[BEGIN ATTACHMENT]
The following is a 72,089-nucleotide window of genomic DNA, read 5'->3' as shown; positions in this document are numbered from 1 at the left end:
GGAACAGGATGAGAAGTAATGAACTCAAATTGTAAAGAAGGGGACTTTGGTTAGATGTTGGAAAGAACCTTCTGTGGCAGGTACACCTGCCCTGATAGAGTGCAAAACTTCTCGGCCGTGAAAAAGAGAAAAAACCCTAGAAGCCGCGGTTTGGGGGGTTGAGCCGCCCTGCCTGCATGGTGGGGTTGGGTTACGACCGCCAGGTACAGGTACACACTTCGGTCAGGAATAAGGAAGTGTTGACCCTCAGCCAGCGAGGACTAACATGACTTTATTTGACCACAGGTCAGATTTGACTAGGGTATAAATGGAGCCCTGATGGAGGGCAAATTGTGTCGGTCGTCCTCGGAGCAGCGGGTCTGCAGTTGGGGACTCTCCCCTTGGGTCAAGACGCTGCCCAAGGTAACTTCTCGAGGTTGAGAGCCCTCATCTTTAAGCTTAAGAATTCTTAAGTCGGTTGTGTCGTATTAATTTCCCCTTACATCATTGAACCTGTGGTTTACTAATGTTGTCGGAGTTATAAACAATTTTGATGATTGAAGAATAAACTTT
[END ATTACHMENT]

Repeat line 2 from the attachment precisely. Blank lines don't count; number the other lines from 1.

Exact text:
GGAACAGGATGAGAAGTAATGAACTCAAATTGTAAAGAAGGGGACTTTGGTTAGATGTTGGAAAGAACCTTCTGTGGCAGGTACACCTGCCCTGATAGAGTGCAAAACTTCTCGGCCGTGAAAAAGAGAAAAAACCCTAGAAGCCGCGGTTTGGGGGGTTGAGCCGCCCTGCCTGCATGGTGGGGTTGGGTTACGACCGCCAGGTACAGGTACACACTTCGGTCAGGAATAAGGAAGTGTTGACCCTCAGCCAGCGAGGACTAACATGACTTTATTTGACCACAGGTCAGATTTGACTAGGGTATAAATGGAGCCCTGATGGAGGGCAAATTGTGTCGGTCGTCCTCGGAGCAGCGGGTCTGCAGTTGGGGACTCTCCCCTTGGGTCAAGACGCTGCCCAAGGTAACTTCTCGAGGTTGAGAGCCCTCATCTTTAAGCTTAAGAATTCTTAAGTCGGTTGTGTCGTATTAATTTCCCCTTACATCATTGAACCTGTGGTTTACTAATGTTGTCGGAGTTATAAACAATTTTGATGATTGAAGAATAAACTTT